Native Americans have played an active role in the military of the United States for over 200 years. From Valley Forge in the mid-1770s, to the war in Iraq, American Indians have proudly served their country. American Indians are known as strong warriors and for dedication to the defense of their country. In fact, Native Americans have served in the U.S. Armed Forces at the highest percentage of any ethnic group in the United States and hold the distinction of being the most decorated group for outstanding service in war in U.S. history.
In World War I, an estimated 12,000 American Indians served in the United States Armed Forces. This is particularly interesting given that citizenship for Native Americans was not provided until 1924 when the U.S. Congress passed the Snyder Act, which admitted all Native Americans born in the U.S. to full U.S. Citizenship. During World War II, more than 44,000 American Indians actively served in the U.S. military. Another 40,000 American Indians left the reservations and joined the war effort by going to work in various war industries.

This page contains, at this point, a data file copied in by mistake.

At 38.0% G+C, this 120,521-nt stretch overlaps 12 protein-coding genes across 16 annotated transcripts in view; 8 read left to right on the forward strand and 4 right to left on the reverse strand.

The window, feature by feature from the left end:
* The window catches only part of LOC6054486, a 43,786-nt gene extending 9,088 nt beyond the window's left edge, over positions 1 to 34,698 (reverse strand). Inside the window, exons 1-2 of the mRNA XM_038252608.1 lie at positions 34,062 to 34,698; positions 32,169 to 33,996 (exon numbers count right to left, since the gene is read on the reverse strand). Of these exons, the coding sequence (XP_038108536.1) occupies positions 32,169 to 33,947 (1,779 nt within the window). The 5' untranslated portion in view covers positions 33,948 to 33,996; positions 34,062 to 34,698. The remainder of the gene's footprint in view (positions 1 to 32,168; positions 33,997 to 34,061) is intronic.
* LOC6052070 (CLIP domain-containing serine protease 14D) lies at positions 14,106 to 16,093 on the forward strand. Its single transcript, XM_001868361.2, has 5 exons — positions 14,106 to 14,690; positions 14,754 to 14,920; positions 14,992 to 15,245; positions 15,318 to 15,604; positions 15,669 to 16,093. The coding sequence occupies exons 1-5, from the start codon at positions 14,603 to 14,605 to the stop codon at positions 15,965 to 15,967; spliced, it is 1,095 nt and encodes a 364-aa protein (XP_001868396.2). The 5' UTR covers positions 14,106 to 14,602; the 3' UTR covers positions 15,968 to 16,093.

Another example of the loyalty and courage of American Indians occurred during the Vietnam War. Of the 42,000 American Indians who fought in that war, more than 37,000 were volunteers. During the Persian Gulf War, approximately one of every three Marines was of American Indian descent.
This same allegiance of loyalty to country is present among the members of the Cow Creek Band of Umpqua Tribe of Indians. Throughout the history of wars and conflicts of the United States, the Cow Creeks have been well represented by their Tribal Veterans.